The Heart of My Problem


I have been feeling down and out for the past couple weeks.

Now, I am not looking for sympathy or nervous hugs from near-strangers. I just need to write about it. So, if you are looking for an amusing story or some of my kids’ wild antics, scroll on past this one.

Debbie Downer. Straight up.

The twins are in first grade now and the school makes a big fuss about being anti-bullying. Well, I am here to tell you that you can hold 500 assemblies, concerts, and rallies on the virtues of NOT acting like a tool to your classmates and there will still be bullying. Is it bad parenting or inattentive teachers? Probably neither. Some kids are just b-holes.

One of my boys has had the recent distinction of being a target of a bully. I am not going to be overly specific, but one particular incident involved my son crapping his pants because the bully wouldn’t let him go in to the school during recess to use the bathroom. I know. In first grade this is happening.

It’s ridiculous and it makes my blood boil. BUT, I can handle this situation. We can talk to the principal (we have) and mitigate the situation. (So far, so good.) We can fix this and hopefully teach the bully to stop acting like a bag of feminine hygiene products.

But, that’s not the only self-esteem destroying situation that we are dealing with. And the other one is my fault. And I am completely devastated by it.

If you are just joining us, my sons and I have Beckwith Wiedemann Syndrome. We get to have fun with ultrasounds and the occasional trip to get some super shoes, but it’s nothing too terrible.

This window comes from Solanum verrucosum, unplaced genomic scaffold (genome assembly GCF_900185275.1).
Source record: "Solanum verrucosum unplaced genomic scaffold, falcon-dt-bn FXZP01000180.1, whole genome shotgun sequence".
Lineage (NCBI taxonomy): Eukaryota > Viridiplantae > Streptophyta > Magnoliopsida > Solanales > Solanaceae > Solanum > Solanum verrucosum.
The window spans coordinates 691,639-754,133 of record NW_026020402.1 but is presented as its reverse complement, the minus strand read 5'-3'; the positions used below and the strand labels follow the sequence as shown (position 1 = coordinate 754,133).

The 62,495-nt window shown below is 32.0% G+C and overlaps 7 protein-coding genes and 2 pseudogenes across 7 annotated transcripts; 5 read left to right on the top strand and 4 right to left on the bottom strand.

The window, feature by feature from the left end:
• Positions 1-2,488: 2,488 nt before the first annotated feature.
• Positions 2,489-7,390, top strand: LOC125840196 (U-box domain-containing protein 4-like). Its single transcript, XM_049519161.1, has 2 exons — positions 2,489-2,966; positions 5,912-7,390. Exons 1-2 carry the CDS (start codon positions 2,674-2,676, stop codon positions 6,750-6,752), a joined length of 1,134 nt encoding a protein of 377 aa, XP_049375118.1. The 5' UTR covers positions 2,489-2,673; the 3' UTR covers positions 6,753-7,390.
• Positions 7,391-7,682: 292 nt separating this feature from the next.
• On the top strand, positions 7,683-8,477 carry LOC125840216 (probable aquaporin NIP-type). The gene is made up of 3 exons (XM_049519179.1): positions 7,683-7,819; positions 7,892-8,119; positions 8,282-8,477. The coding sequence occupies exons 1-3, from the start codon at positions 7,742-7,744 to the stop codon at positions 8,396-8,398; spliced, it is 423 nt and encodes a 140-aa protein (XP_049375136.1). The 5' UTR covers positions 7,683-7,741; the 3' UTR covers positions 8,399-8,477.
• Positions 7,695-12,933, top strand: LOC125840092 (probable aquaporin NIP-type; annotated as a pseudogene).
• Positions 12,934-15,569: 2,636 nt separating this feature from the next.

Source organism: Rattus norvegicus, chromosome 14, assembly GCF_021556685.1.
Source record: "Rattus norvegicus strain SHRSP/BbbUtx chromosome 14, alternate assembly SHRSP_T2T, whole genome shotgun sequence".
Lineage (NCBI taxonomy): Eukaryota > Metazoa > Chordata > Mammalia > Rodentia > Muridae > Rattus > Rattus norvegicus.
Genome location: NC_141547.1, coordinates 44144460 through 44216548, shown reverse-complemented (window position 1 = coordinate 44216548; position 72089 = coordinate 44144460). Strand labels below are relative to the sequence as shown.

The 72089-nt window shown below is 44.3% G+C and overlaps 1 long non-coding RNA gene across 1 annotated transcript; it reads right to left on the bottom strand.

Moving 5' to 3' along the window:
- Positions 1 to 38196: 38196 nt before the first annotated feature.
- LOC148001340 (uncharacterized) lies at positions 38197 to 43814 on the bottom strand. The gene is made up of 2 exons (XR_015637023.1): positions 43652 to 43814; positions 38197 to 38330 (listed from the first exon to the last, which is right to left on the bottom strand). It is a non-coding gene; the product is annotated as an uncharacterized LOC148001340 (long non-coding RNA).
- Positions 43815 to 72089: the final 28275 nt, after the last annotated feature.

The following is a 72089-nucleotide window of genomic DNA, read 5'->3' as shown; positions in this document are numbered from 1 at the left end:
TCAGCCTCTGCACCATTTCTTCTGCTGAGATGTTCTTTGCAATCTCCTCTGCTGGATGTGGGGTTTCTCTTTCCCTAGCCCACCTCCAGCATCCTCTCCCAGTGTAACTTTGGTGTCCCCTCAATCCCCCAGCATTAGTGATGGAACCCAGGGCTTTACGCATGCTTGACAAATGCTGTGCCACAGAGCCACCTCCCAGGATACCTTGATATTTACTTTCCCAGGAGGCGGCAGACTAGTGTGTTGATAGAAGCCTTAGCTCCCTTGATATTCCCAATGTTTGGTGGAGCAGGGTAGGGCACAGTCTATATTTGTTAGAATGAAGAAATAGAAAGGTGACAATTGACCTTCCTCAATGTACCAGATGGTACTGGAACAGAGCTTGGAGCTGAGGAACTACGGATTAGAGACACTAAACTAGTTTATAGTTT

The worst thing we have had to go through is tongue reduction surgery. I had mine done as an adult, but the twins were operated on in a Big 10 School Hospital when they were 2 years old. (Because of my current feelings on the job they did, I will not name names as to embarrass anyone but, it’s in a state that Rhymes with “fishigan”. Also, GO BUCKEYES. Ya dig?) And the doctor did not do a very good job, in my not-humble-at-all opinion. Here’s what they look like today, 4 years post-surgery:

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One of my sons recently approached me and told me he felt bad because kids picked on him because of his tongue. (Oh, I have been there, honey.) It enraged me to the point that I had to just go to my room for a while and sit.

After their surgery, I tried to talk to their surgeon about how awful the tongues looked and how I was sure they were still too big. He told me I was over-reacting and, like a non-confrontational person who really didn’t know better, I accepted his answer and went along with my life. He refused to do another surgery. My instincts told me this was a crap answer, but still, I went along with it.

But, the kids are getting teased now and that triggered me. It made me thing about all the other things that were bothering me about their tongues. They are getting cavities in their teeth and having crowding issues because of it. They still have terrible lisps. The tongues are too big to stay in their mouths. It’s not right. I should have trusted my gut.

So, here we are in a pickle. I have contacted a different surgeon who specializes in Beckwith Wiedemann Syndrome and he will fix them.

1000 miles from here. If insurance will cover it.

So, now I fret and worry. I feel like I am standing on the edge of a cliff, teetering back and forth. It’s a very expensive and costly to get to type cliff. I don’t know what’s going to happen. Will a gust of wind throw me over the edge? Should I just climb down slowly and slink away in shame? Can I find a parachute? Where is my cell phone? This is an amazing and crazy view. I should put this on Instagram.